Pakistan question part of a larger problem: By Rob Terpstra


Pakistan is headed for an implosion within and the West is the cause. They have stood by idly over the last six months and done little to nothing to aid in the situation that is slowly not just affecting the region, but the world.
With strong footholds in the al-Qaeda bastions of Afghanistan and Iraq, the West has retarded its movement in interceding in a country that could, and should, play a major role in stamping out the terror that has slowly engulfed this century of warfare.
Little can be done on a grassroots level with the Musharraf government in power, and as the West throws billions of dollars in the direction of a corrupt infrastructure from the bottom up and expects the equivalent of a resurrection in the area to occur is indeed wishful thinking.
Time, investment and energy in a serious diplomatic arena with talks between the UN, EU, U.S. and Pakistan will undoubtedly result in a plethora of potential positive outcomes. However, this has not been done in the past and history has proven that very point. If in fact high-level talks have occurred or been initiated by what many in the West regard as their vicar of statehood on Earth, U.S. Secretary of State, Condeleezza Rice, both Ms. Rice and her associates have underachieved in quelling the quicksand that has blanketed the region.
As an aside, the Middle East question is by all accounts less than 12 months from being ‘solved’. Several talking points over the last 60 years including, but not limited to the creation of a Palestinian statehood, the acceptance of Israel proper by the Middle East players as a rightful heir to the modern-day biblical Promised Land and the sharing of the city of Jerusalem as both factions’ capital, seem to be nearing their fruition.
What the Middle East colonial dispute has done to Pakistan, for the past couple of years, at least since Sept. 11, 2001 in particular, is unintentionally made its struggles less important, less worrisome and subconsciously engrained an optimistic belief that perhaps the problem will dissipate on its own.
Having the situation resolved is far from the case, but psychologically, this is certainly what has happened for those debating in academic circles, those in the situation rooms and most importantly the men and women with launch codes at their disposal and the ability to deploy thousands of unnecessary troops while forgetting a once invaluable ally in the war against terror in Pakistan.
Lately what has worked in the epicentre of land dispute stemming from the formation of Israel in 1948, preceded by the Nakba catastrophe or mass exodus of the Palestinians is the introduction of an incredibly talented and devoted statesman to the region in the form of Tony Blair.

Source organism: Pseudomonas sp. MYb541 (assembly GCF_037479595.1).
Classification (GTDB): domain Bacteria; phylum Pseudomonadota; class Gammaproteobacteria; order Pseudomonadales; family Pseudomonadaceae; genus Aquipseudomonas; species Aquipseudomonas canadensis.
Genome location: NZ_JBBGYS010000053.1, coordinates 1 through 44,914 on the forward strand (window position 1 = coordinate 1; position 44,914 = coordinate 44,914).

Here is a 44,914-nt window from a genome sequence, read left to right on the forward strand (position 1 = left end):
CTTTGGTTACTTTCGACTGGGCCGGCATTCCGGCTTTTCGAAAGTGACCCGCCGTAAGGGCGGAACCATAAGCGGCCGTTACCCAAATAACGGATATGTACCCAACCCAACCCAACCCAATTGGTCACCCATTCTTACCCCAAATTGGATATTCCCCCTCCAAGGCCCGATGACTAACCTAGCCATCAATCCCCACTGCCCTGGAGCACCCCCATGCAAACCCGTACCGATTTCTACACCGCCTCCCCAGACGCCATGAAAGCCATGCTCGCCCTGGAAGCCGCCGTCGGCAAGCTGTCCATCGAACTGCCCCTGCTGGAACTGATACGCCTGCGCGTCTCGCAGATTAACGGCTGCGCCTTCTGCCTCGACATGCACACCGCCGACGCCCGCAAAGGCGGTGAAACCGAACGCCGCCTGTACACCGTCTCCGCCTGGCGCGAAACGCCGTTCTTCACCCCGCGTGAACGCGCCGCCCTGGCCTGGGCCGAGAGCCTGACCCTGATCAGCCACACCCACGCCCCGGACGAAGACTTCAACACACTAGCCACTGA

The former prime minister of the U.K., unlike his predecessors, notably Henry Kissinger, arguably Jimmy Carter and without a doubt war hawks like Moshe Dayan, Ariel Sharon and Yassir Arafat, is that ultimately he has little to lose from his role as the UN’s special envoy to the region. Diplomatically, it would elevate him to beatification. In reality, he has little hidden special interests in the region as he has is now removed from his post in London. The crucial point is that this is what is required in especially, in all of places, Pakistan. The man that would be ideal for this post, and has been fingered for unique roles as these in the past, is former U.S. president Bill Clinton.
With the upcoming U.S. presidential elections almost a year away, Clinton, in reality, may be unavailable, and be able to provide help too late, as he aggressively campaigns for his wife’s nomination to the most coveted and powerful position on Earth. If Hillary Clinton were to somehow lose the general election, lose the Democratic nomination or end up in a vice-presidental role, Mr. Clinton can return to becoming an integral component to achieving stability to Pakistan, the tribal territories and more importantly getting Musharraf or whoever ends up heading Pakistan, committed to working against al-Qaeda and being party to progress.
Clinton still has excellent ties to the region and Musharraf, brokering stability during the Kargil and Kashmir crises as well as quashing the threat that was posed when duelling nuclear tests were launched by India and Pakistan.
With the recent news of former Pakistani prime minister Benazir Bhutto’s assassination, it seems that the West has finally, after multiple, blatant stimuli in Pakistan, realized what type of danger the country’s stability actually poses to peace in Iraq and Afghanistan. Up to this point, the West has been either transfixed or brainwashed into thinking victory in Iraq and peacekeeping over the long term in Afghanistan is all that is necessary for terrorism to cease and desist. This is, without question, not the case, and to be blunt, the stance taken by the West is arrogant, nearsighted and incredibly problematic for Pakistan and the future of the next ten generations.
Not going as far as saying Bhutto’s martyrdom will bring about change, but inquiry into what is seriously and chronically wrong, both in a depleted country and the overwhelming mindset of the West may in the end be able to be achieved. The world can simply not afford to be held hostage to policies that are naive enough to discount the importance of a global threat while we celebrate New Year with glee and have absolutely no long term strategical resolutions in sight.

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